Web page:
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Opinion: Farmers watching South Korea for more than Olympics

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The eyes of the world are on South Korea this week as the greatest athletes in winter sports compete for gold. But there are many more reasons beyond their love of figure skating, curling and skiing that American farmers are paying close attention to South Korea.

With 51 million citizens, South Korea is the 27th most populous country in the world, larger than Spain, Argentina and Canada. Its growing middle class has been increasing purchases from the United States. The United States is now the country’s top agricultural supplier, providing 28 percent of incoming products. Much of this growth has been linked to implementation of the Korea Free Trade Agreement — aka KORUS — that went into effect in 2012.

This agreement is one of the newest free trade agreements in place between the United States and a bilateral partner, but it has drawn significant criticism from President Donald Trump, who has characterized it as “a horrible deal.”

Much of the criticism of KORUS in America has centered on automobile trade, as South Korean brands such as Hyundai, Kia and Daewoo continue to gain market share around the world and increase concerns among American automakers. American agricultural groups were unhappy with the last-minute exclusion of rice from KORUS negotiations and the lengthy 15-year phase-out of beef tariffs, but it has otherwise been a very popular agreement among farmers and ranchers.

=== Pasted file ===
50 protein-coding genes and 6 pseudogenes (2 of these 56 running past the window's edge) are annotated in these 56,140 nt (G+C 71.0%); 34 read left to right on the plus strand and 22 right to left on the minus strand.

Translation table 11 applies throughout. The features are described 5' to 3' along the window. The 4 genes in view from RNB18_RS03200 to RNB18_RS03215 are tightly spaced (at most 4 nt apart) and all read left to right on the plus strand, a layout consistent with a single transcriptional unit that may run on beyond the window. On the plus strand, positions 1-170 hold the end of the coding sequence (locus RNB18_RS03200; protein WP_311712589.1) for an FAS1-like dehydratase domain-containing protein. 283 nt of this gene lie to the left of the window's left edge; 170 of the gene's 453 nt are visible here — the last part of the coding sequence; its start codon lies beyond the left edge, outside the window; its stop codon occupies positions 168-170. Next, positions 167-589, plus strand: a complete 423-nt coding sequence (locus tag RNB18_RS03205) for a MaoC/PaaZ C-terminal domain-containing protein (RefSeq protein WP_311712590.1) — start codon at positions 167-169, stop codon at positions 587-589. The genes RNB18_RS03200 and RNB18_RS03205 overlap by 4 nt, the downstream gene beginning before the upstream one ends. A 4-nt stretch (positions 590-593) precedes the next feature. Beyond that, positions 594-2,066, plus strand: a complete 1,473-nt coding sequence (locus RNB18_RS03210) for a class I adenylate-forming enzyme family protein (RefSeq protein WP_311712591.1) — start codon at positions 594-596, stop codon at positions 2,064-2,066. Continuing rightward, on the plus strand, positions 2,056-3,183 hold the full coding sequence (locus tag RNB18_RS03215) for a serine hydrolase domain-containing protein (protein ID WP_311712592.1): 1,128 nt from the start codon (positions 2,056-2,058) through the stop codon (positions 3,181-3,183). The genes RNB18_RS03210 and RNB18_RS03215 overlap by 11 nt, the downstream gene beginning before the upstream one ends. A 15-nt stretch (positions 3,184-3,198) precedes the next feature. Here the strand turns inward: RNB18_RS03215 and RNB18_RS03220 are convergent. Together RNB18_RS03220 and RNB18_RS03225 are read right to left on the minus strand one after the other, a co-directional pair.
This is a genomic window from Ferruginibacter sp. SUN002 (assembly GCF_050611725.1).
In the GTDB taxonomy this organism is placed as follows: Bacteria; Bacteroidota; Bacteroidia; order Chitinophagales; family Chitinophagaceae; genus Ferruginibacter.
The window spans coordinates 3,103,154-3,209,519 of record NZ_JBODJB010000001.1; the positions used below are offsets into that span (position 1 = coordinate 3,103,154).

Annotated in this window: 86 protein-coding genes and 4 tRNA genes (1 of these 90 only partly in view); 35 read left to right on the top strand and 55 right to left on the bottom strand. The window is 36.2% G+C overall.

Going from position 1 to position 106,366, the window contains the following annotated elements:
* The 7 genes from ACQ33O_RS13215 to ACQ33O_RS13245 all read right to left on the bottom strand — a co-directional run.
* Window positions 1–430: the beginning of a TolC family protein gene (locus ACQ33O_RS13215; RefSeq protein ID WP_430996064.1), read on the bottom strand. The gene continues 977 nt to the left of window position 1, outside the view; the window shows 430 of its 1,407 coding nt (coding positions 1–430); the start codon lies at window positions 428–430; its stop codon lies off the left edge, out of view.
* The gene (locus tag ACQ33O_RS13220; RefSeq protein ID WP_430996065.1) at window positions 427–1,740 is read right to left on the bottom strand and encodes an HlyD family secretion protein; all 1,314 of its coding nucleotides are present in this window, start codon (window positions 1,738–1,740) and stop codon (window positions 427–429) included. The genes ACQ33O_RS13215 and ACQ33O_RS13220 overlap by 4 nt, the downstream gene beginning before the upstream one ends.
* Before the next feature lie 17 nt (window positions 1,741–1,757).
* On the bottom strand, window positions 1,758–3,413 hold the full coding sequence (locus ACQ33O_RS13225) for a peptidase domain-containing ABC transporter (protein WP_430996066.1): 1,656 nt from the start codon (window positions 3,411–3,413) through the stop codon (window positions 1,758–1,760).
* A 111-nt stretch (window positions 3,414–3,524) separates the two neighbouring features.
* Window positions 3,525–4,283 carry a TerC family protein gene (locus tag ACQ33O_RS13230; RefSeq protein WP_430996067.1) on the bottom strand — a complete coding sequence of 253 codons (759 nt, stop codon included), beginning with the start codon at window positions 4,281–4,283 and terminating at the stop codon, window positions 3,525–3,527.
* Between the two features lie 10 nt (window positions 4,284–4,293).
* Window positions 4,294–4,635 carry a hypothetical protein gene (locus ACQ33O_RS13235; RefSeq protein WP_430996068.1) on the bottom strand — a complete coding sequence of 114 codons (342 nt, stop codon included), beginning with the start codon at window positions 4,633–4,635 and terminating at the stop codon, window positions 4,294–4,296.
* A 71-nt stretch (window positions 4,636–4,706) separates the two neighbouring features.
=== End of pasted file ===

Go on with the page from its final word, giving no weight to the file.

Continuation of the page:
After six months of saber-rattling and threatening to pull out of KORUS altogether, in October the Trump administration and the South Korean government agreed to renegotiate portions of KORUS. Initial signals from the Trump administration indicate this will not be a full renegotiation, but rather a less-complicated amendment to the original agreement. Hopefully this stays true for agriculture, as American farmers and ranchers gained significant access to the Korean market with the KORUS agreement.

KORUS immediately eliminated duties on nearly two-thirds of U.S. agricultural exports to South Korea, and many more were phased out. This caused U.S. prepared food exports to South Korea to jump 57 percent over the next four years, reaching $423 million in 2016. Beef imports have increased 82 percent, making South Korea the No. 2 importer of U.S. beef products, behind Japan. Tariffs on corn imported from the United States immediately dropped to zero from 328 percent, making the country the third-largest importer of U.S. corn today.

No trade deal is perfect, and we can make gains in a renegotiation. But as with the North American Free Trade Agreement and numerous other free-trade agreements, the first job of negotiators should be to figure out what’s already working and then strive to do no harm. Agriculture has done well under KORUS and Trump should take care to only make changes that benefit our farmers and ranchers.

Eric Bohl is director of public affairs for the Missouri Farm Bureau. He can be reached at publicaffairs@mofb.com.

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